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Chasing rainbows: where and how to photograph them

Rainbows are such a rare treat that, even if you’ve seen quite a few of them, it’s impossible not to stop and admire these miracles of light and colour.

Luck was on the photographer's side with this shot - the legendary sailboat American Eagle sailed into the frame at just the right time.
Luck was on the photographer’s side with this shot – the legendary sailboat American Eagle sailed into the frame at just the right time.

Perhaps people who live in Hawaii or some other tropic environment get jaded to their beauty, but for most of us, they’re still a show-stopper. You kind of have to wonder too, if scientists, artists and philosophers didn’t make some connection between rainbows and the origins of colour before Newton showed us all the light.

The physics of rainbows

Today, of course, we know that rainbows are caused by light reflecting from, and being refracted by, millions of tiny raindrops. Light reflects off of the inner surface of the raindrop, and as it exits the raindrop it’s refracted and each colour emerges at a different angle, forming the bands of colour that we see. You can only see a rainbow when the sun is directly behind you and, interestingly, no two people see exactly the same rainbow—it’s completely dependent on where you are standing. Even someone standing a foot away sees a slightly different display than you.

Looking for rainbows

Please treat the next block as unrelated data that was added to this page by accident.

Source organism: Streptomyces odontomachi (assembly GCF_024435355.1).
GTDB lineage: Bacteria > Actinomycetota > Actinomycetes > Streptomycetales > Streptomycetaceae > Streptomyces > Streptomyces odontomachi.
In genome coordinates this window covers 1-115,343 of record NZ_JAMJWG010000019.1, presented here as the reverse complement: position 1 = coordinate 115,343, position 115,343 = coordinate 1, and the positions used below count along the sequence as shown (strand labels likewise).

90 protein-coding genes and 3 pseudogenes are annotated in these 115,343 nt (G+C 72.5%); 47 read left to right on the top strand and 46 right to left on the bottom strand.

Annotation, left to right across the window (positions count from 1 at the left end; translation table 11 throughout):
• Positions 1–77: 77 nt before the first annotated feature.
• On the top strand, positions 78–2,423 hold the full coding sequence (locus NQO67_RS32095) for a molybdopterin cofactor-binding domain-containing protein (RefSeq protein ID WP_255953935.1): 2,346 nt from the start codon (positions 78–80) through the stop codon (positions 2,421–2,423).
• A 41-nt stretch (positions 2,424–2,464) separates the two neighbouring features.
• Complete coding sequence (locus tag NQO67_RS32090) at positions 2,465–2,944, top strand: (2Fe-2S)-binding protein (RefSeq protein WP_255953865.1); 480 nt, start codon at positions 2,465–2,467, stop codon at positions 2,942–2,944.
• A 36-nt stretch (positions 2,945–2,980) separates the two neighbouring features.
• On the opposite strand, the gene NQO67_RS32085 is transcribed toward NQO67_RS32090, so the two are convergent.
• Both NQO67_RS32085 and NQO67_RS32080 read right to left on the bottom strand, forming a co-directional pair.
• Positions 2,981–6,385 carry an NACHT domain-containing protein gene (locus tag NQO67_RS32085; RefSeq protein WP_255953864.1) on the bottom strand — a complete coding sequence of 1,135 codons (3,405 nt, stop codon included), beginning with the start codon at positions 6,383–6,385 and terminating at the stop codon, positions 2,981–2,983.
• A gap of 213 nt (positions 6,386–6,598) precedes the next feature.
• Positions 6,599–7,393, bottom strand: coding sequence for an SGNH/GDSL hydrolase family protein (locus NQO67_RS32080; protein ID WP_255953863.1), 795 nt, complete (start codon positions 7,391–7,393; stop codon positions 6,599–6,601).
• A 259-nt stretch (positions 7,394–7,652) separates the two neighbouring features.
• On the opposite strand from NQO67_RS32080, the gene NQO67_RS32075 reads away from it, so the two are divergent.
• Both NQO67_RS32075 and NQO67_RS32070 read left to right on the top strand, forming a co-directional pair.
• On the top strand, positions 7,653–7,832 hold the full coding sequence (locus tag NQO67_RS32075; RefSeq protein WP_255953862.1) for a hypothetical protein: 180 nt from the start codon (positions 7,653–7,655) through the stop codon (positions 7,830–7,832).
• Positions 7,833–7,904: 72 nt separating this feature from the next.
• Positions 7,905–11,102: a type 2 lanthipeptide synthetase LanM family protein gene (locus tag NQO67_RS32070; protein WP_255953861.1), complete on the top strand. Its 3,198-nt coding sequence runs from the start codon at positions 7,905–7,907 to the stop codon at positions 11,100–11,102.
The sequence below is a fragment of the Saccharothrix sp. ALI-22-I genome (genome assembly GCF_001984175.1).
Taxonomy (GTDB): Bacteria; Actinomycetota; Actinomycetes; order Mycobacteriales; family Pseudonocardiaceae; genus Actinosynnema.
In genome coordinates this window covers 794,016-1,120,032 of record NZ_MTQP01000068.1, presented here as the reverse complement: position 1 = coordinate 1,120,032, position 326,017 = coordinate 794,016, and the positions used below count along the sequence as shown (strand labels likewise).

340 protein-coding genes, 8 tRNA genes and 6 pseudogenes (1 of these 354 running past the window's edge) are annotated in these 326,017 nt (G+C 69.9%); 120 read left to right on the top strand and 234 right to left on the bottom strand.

Rainbows form when the sun is directly oppiste a dark area of sky, and usually appear just as a storm clears. Place the sun behind you and you’ll be in a perfect position to capture the arc of colour as it forms.

No rain? No problem. If you've a waterfall in the area.
No rain? No problem. If you’ve a waterfall in the area.

Waterfalls are a great place to encounter rainbows, even on a sunny day. The requirements for seeing a rainbow are often satisfied by the very local environment: the atmosphere being infused with a heavy saturation of water droplets while being illuminated by a strong ray of sunlight.

Metering for rainbows

The best method for metering a rainbow is often to aim the meter directly at the rainbow because that is typically the brightest part of the scene and metering from there will underexpose the sky and the foreground enough to make the rainbow’s colours pop. Another trick for intensifying the colours is to use a polarising filter. By rotating the filter you reduce the reflections in the surrounding sky and create more contrast between the sky and the rainbow. Finding the premium filter position is simply a matter of rotating it until the colours look their strongest.

Composing for rainbows

Other than being in the right place at the right time, there really in no trick to photographing a rainbow, but it does help if you can (quickly) find a good foreground on which to hang it. Almost any shot of a rainbow will benefit from having an interesting setting. Sometimes, though, you’re going to be stuck with the foreground you get. You just have to go with it; after all, it’s a rainbow.

If you need to, zoom in to magnify the colours.
If you need to, zoom in to magnify the colours.

The Photographer’s Master Guide to Color is Jeff Wignall’s thorough course on colour and the role it plays in digital photography, giving you a new understanding of the important role colour plays in the creation of successful photos, and allowing you take outstanding colour photographs with any digital camera.
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Master Colour, Jeff WignallThe Photographer’s Master Guide to Colour, by Jeff Wignall

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